Many Windows users have been looking for an alternative to ScreenFlow and there might well be one available on the market. It’s called Video Studio 2 and it’s designed by ACDSee. Whether you are an online educator, a workshop teacher, or you’re simply looking for a way to record your screen and quickly edit your videos, this solution is without a doubt one you should be looking at.
What Is ACDSee Video Studio 2
Recent years have seen a growth in video content available online. I hear quite a few photographers who want to get into creating tutorials or simply record the online classes they teach, however many do not know how to record, edit, and publish their content. ACDSee Video Studio 2 is an appealing solution for them, even more so as it doesn’t require a long time to get a hang of it.
It can even be used as a video editing software for those who want to put together short behind-the-scenes movies to promote their brand. Finding new ways to market your business is always a good thing, and video is definitely one to try. Having an easy app to ease into it is more than welcome.
The app is well designed in the sense that it is effortless to use without spending time to learn it. Under the traditional File and Edit menu, you’ll find four tabs each having a specific purpose. The library will let you manage your files and recordings, as well as launch a new screen recording. The library tool in itself doesn’t have many options; it’s straightforward. You’ll find all your files, have the possibility to add more, and also sort all the medias. Other than that, you can access and edit your timeline like from any other tab.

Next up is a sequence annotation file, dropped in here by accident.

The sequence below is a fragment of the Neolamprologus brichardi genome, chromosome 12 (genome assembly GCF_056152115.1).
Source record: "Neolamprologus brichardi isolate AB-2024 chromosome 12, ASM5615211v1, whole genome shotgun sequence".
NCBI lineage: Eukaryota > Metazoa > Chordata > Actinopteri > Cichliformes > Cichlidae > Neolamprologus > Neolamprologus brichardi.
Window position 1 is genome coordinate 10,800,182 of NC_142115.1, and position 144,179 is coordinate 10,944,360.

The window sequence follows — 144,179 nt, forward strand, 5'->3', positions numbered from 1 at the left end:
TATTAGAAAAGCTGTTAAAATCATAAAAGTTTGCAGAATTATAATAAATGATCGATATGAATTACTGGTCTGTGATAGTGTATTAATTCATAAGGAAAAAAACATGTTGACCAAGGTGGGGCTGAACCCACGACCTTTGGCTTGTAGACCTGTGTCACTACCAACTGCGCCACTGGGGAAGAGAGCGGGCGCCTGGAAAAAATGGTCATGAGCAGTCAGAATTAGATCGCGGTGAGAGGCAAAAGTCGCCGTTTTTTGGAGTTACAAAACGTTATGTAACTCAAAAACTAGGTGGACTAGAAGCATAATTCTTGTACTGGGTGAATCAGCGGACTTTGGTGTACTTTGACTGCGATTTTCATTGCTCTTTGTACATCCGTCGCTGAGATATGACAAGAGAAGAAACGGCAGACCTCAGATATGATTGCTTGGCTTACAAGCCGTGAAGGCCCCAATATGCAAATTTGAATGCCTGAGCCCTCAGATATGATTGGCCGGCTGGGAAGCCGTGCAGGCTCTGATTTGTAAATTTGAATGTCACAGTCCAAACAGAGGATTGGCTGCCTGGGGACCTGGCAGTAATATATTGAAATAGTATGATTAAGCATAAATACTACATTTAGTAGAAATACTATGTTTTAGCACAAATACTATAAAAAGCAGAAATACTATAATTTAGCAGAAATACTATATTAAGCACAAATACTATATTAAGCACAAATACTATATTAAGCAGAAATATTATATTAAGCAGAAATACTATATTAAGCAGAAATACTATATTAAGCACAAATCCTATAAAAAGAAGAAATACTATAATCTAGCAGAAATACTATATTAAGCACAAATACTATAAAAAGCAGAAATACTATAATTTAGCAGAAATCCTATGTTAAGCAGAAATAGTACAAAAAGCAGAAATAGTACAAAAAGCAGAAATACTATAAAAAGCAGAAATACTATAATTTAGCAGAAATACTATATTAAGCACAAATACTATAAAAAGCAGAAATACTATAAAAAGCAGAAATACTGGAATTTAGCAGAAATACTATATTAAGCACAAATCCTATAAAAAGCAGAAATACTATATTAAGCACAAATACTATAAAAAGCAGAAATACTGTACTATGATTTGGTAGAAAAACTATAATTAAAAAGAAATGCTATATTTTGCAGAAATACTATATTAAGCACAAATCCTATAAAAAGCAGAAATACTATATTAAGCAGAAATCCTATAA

Then you’ll find the Captions tool which allows for to manage the subtitles and text. Just like the first module, the caption management leaves you with just the fundamentals. No fancy layout options, just the bare minimum to make it as efficient as possible.
The third tool will give you the possibility to record your voice. This is extremely interesting for those who create tutorials but prefer to record their voice afterward. Here you can choose your microphone source as well as the recording qualit; that’s it, again keeping it very minimal and efficient. The use of the tab doesn’t require you to have a Ph.D. like Adobe Audition does.
Last but not least, the transitions tab. Its name gives you all the details you need to know. It’s the place where you can pick whatever transition you like best and add it in between two clips to make the final video smoother and more polished. My words may sound repetitive, but what can I say — the transitions tab is yet another one that’s easy to use. Drag and drop your transition onto your timeline, and you’re done. The choice of transitions is a tiny bit more limited than in Adobe Premiere or DaVinci Resolve, but ACDSee Video Studio doesn’t target the same user base. It’s all about simplicity and efficiency here. Fewer options mean less time spent trying to choose between different alternatives.